|Distribution:||Forests, woodlands and heaths of south-eastern New South Wales and Victoria.|
|Common Name:||Mountain grevillea.|
|Grevillea...after Charles Francis Greville, co-founder of the Royal Horticultural Society
alpina....From Latin alpinus, alpine, referring to the habitat of some forms.
|Not considered to be at risk in the wild.|
Despite the specific name, this grevillea is a widespread species occurring at both low and high elevations. It is a very variable species with numerous forms occurring in the wild but no separate varieties or sub-species are recognised botanically.
Photo: Brian Walters
Grevillea alpina is usually a small shrub of up to a metre in height but some forms may reach up to 4 metres. It has small, simple leaves which are elliptical in shape and usually about 10 mm long by about 8 mm wide but, again, some forms may have much larger leaves. Leaves are often distinctly hairy. The flowers appear in clusters in winter and spring at the ends of the branches. Flower colour is variable ranging from greenish yellow through to orange and red.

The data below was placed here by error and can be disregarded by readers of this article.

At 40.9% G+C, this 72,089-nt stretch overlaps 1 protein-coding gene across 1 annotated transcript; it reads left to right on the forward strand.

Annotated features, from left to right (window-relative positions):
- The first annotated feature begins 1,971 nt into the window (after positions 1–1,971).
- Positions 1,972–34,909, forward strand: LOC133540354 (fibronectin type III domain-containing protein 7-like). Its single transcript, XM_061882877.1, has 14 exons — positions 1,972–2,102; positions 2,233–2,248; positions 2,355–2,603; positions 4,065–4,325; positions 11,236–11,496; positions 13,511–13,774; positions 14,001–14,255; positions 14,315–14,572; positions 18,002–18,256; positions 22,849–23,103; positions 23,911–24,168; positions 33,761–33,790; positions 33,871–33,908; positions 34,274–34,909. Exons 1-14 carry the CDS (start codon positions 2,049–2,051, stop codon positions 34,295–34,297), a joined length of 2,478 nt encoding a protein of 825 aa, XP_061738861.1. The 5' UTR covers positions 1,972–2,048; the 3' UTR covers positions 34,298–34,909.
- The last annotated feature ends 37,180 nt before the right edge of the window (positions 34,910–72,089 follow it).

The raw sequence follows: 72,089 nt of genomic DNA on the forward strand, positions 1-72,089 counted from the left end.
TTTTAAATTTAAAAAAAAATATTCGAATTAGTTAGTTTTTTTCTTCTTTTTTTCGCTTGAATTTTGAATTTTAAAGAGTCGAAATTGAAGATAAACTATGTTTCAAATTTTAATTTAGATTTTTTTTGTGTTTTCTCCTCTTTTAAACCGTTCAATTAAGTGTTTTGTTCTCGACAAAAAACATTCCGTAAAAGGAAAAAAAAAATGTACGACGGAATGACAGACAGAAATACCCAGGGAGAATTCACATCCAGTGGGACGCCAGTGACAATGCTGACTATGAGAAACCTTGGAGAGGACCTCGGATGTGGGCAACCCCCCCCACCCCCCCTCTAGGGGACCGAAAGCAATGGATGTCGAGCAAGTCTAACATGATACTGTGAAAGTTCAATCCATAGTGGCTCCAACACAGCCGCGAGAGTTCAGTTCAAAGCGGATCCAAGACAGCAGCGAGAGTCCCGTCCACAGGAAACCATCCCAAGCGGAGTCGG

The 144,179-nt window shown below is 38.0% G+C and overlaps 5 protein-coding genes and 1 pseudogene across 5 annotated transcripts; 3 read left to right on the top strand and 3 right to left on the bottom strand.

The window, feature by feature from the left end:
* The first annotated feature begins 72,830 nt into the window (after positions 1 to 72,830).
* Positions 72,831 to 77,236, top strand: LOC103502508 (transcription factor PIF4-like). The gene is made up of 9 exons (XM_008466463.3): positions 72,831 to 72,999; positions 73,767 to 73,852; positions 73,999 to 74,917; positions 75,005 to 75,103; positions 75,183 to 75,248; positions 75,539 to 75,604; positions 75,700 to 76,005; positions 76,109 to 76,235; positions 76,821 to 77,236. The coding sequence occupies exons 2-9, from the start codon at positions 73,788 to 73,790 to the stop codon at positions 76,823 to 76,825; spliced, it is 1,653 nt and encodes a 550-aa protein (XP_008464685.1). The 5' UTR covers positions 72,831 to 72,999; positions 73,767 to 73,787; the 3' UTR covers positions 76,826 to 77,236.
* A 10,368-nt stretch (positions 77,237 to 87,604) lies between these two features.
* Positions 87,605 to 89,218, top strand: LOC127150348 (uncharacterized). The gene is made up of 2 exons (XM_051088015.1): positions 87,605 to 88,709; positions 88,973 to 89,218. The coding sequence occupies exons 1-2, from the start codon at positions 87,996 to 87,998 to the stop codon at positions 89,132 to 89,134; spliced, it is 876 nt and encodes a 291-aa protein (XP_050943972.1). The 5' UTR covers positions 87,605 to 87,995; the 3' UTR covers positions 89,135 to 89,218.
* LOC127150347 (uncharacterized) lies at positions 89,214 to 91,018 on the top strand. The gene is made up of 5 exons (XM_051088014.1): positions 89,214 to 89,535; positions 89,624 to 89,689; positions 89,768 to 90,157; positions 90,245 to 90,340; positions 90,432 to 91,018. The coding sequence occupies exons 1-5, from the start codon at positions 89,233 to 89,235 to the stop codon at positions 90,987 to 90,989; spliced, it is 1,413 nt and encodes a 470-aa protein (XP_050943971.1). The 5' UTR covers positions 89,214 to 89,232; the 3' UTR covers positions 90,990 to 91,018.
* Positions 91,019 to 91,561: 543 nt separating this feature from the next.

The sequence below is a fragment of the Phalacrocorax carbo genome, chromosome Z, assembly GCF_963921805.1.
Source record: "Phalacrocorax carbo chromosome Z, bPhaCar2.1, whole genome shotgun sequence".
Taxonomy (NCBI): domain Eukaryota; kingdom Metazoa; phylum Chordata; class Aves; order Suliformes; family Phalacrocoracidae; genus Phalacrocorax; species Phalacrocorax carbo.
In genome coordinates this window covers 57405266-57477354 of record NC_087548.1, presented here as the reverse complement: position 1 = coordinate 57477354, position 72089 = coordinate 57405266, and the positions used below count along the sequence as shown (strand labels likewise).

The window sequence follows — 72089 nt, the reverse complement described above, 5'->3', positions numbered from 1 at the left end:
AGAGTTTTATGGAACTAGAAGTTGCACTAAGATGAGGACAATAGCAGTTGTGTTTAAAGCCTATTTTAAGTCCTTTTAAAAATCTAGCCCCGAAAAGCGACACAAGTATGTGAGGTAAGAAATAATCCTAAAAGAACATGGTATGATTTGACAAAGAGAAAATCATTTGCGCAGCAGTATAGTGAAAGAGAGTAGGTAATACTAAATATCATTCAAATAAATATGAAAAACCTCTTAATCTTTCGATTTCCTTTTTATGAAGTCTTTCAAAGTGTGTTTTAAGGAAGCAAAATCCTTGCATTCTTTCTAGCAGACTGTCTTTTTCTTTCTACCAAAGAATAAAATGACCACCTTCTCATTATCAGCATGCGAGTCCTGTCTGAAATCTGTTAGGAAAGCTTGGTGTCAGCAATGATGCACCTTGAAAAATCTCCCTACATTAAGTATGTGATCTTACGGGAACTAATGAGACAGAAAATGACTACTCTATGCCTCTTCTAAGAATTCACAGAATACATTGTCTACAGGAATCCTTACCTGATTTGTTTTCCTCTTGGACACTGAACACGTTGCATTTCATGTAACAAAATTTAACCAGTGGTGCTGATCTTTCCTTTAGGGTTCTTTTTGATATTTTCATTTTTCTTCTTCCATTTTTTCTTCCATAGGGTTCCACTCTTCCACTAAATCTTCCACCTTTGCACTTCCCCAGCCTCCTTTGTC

Many forms have been brought into cultivation, particularly from various Victorian populations. For further information on the range of cultivars see:
As might be expected with such a variable plant, its reliability in cultivation is also variable. Most forms perform best in areas where summers are not humid. It is not really suitable for sub-tropical and tropical areas. It prefers a location in well-drained soils in full sun.
Propagation can be carried out from seed (preferably fresh and with the seed coat "nicked" to expose the embryo slightly prior to sowing). Cuttings usually strike well and this method must be used to reproduce specific forms (the species hybridises with other grevilleas readily and seed from cultivated plants is usually of hybrid origin). The species has been successfully grafted using a range of species as rootstock.